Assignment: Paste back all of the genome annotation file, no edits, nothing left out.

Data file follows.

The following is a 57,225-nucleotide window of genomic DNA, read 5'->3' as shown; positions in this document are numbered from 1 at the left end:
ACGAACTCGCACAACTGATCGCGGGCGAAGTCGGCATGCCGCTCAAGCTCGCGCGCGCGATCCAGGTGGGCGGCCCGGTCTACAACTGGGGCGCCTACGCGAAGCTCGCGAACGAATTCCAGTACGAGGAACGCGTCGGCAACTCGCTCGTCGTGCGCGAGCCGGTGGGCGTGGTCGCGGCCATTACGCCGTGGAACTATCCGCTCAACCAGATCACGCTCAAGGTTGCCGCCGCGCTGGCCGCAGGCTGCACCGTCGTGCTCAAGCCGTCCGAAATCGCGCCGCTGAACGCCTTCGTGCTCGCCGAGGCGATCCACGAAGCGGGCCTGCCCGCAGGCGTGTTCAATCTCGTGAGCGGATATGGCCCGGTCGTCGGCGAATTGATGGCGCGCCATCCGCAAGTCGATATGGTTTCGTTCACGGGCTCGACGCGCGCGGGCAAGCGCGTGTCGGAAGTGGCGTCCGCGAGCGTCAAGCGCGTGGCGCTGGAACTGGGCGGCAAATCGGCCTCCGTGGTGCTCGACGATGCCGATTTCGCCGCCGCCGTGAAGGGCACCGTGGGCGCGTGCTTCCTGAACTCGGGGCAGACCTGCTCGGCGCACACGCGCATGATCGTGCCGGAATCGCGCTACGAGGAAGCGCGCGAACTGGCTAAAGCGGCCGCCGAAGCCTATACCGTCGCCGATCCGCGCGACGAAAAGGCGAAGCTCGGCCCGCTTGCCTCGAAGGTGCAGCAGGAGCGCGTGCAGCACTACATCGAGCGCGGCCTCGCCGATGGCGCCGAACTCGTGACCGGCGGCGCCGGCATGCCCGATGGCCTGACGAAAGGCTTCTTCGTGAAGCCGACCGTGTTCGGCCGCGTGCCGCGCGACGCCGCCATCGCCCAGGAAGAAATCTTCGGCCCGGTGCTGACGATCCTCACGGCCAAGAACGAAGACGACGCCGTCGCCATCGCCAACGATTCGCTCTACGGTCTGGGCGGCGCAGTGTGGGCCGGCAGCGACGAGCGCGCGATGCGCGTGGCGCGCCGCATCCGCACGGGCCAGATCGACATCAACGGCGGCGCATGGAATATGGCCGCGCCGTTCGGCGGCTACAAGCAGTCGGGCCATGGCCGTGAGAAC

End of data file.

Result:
The following is a 57,225-nucleotide window of genomic DNA, read 5'->3' as shown; positions in this document are numbered from 1 at the left end:
ACGAACTCGCACAACTGATCGCGGGCGAAGTCGGCATGCCGCTCAAGCTCGCGCGCGCGATCCAGGTGGGCGGCCCGGTCTACAACTGGGGCGCCTACGCGAAGCTCGCGAACGAATTCCAGTACGAGGAACGCGTCGGCAACTCGCTCGTCGTGCGCGAGCCGGTGGGCGTGGTCGCGGCCATTACGCCGTGGAACTATCCGCTCAACCAGATCACGCTCAAGGTTGCCGCCGCGCTGGCCGCAGGCTGCACCGTCGTGCTCAAGCCGTCCGAAATCGCGCCGCTGAACGCCTTCGTGCTCGCCGAGGCGATCCACGAAGCGGGCCTGCCCGCAGGCGTGTTCAATCTCGTGAGCGGATATGGCCCGGTCGTCGGCGAATTGATGGCGCGCCATCCGCAAGTCGATATGGTTTCGTTCACGGGCTCGACGCGCGCGGGCAAGCGCGTGTCGGAAGTGGCGTCCGCGAGCGTCAAGCGCGTGGCGCTGGAACTGGGCGGCAAATCGGCCTCCGTGGTGCTCGACGATGCCGATTTCGCCGCCGCCGTGAAGGGCACCGTGGGCGCGTGCTTCCTGAACTCGGGGCAGACCTGCTCGGCGCACACGCGCATGATCGTGCCGGAATCGCGCTACGAGGAAGCGCGCGAACTGGCTAAAGCGGCCGCCGAAGCCTATACCGTCGCCGATCCGCGCGACGAAAAGGCGAAGCTCGGCCCGCTTGCCTCGAAGGTGCAGCAGGAGCGCGTGCAGCACTACATCGAGCGCGGCCTCGCCGATGGCGCCGAACTCGTGACCGGCGGCGCCGGCATGCCCGATGGCCTGACGAAAGGCTTCTTCGTGAAGCCGACCGTGTTCGGCCGCGTGCCGCGCGACGCCGCCATCGCCCAGGAAGAAATCTTCGGCCCGGTGCTGACGATCCTCACGGCCAAGAACGAAGACGACGCCGTCGCCATCGCCAACGATTCGCTCTACGGTCTGGGCGGCGCAGTGTGGGCCGGCAGCGACGAGCGCGCGATGCGCGTGGCGCGCCGCATCCGCACGGGCCAGATCGACATCAACGGCGGCGCATGGAATATGGCCGCGCCGTTCGGCGGCTACAAGCAGTCGGGCCATGGCCGTGAGAAC